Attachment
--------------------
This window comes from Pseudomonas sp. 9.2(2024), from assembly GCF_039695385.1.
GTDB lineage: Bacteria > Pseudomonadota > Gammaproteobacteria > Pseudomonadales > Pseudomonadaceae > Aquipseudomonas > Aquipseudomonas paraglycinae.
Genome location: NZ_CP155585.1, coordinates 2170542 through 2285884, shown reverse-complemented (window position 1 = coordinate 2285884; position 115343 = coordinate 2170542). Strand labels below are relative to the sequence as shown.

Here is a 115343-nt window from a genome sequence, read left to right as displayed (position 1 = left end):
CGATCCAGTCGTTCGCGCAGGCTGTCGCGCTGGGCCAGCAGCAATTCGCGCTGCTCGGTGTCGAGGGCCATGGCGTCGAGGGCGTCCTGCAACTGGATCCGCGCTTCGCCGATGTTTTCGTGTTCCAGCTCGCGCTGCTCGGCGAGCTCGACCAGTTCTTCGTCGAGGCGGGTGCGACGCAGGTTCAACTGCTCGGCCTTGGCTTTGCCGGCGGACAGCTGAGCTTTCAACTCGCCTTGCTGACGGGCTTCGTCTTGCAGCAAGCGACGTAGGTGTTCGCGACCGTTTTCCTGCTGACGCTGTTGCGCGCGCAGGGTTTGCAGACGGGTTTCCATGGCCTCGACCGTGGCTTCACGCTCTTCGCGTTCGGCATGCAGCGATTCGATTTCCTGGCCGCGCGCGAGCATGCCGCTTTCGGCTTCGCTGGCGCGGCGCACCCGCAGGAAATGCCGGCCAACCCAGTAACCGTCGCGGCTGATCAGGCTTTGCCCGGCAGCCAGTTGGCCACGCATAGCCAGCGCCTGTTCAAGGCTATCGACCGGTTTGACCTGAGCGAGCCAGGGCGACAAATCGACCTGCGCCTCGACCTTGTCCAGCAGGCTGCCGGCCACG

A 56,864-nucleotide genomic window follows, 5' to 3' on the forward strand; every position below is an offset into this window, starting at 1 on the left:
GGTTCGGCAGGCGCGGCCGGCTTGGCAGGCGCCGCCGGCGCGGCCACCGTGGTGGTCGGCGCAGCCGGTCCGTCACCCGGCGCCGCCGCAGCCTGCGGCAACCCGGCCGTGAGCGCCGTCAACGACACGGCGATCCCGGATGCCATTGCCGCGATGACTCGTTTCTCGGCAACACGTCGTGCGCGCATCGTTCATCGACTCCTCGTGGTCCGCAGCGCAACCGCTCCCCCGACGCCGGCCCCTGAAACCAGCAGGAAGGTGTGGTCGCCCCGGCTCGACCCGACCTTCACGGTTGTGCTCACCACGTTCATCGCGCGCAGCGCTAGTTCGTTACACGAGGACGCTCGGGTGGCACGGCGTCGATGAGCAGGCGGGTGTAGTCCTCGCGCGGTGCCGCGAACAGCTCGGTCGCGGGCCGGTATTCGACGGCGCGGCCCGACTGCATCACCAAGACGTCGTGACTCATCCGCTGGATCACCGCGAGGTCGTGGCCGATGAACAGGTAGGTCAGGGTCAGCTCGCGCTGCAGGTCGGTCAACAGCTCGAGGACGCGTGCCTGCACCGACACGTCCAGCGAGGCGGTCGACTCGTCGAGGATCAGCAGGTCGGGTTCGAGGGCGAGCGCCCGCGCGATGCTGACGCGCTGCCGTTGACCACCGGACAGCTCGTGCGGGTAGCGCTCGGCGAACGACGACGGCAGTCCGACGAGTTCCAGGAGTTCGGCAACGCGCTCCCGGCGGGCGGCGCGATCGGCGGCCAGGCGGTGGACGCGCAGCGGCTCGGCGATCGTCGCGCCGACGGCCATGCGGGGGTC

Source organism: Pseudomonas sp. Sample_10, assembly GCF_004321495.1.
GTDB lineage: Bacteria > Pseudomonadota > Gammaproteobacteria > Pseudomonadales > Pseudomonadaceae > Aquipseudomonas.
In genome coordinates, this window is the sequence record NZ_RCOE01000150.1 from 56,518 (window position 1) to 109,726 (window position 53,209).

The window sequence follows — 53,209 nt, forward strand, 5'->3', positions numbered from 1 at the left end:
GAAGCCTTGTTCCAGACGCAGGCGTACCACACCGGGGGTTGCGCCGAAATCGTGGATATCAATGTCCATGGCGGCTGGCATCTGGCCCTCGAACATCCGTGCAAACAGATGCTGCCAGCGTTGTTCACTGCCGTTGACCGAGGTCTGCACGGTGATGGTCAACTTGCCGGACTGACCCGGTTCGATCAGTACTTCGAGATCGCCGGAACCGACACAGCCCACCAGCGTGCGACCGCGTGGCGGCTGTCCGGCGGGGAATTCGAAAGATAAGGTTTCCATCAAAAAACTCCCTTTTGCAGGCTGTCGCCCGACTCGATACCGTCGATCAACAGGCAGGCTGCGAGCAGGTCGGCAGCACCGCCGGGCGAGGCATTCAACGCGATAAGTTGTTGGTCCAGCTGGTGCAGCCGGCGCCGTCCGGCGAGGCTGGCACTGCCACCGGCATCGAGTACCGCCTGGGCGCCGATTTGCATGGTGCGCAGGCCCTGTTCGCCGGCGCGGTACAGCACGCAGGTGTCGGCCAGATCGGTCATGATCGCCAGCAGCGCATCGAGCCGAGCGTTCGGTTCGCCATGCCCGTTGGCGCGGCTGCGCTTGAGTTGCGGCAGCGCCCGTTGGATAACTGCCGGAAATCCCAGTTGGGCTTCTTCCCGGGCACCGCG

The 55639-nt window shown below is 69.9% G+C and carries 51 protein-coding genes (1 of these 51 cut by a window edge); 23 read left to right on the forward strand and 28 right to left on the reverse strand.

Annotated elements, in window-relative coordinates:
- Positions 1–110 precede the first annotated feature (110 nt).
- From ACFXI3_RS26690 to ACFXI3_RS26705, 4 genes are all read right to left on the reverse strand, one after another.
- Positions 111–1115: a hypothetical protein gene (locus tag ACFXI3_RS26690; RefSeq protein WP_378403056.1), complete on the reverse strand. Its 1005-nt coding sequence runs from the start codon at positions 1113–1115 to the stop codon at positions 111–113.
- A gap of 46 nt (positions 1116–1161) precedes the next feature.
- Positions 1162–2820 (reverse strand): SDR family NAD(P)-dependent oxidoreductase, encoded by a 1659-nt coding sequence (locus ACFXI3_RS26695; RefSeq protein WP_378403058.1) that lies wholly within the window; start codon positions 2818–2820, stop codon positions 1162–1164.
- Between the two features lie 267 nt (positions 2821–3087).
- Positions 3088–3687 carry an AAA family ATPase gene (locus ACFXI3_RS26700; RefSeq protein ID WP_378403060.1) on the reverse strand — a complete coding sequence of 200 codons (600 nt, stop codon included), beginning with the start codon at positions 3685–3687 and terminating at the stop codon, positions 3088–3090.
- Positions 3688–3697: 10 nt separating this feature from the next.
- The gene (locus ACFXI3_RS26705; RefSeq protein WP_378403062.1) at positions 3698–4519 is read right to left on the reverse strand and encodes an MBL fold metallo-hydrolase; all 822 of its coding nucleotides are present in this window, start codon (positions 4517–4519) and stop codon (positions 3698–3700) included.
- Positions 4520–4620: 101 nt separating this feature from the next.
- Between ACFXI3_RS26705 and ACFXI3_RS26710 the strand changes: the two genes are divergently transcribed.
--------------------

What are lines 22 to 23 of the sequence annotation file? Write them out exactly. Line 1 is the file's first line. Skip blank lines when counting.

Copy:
- Positions 3688–3697: 10 nt separating this feature from the next.
- The gene (locus ACFXI3_RS26705; RefSeq protein WP_378403062.1) at positions 3698–4519 is read right to left on the reverse strand and encodes an MBL fold metallo-hydrolase; all 822 of its coding nucleotides are present in this window, start codon (positions 4517–4519) and stop codon (positions 3698–3700) included.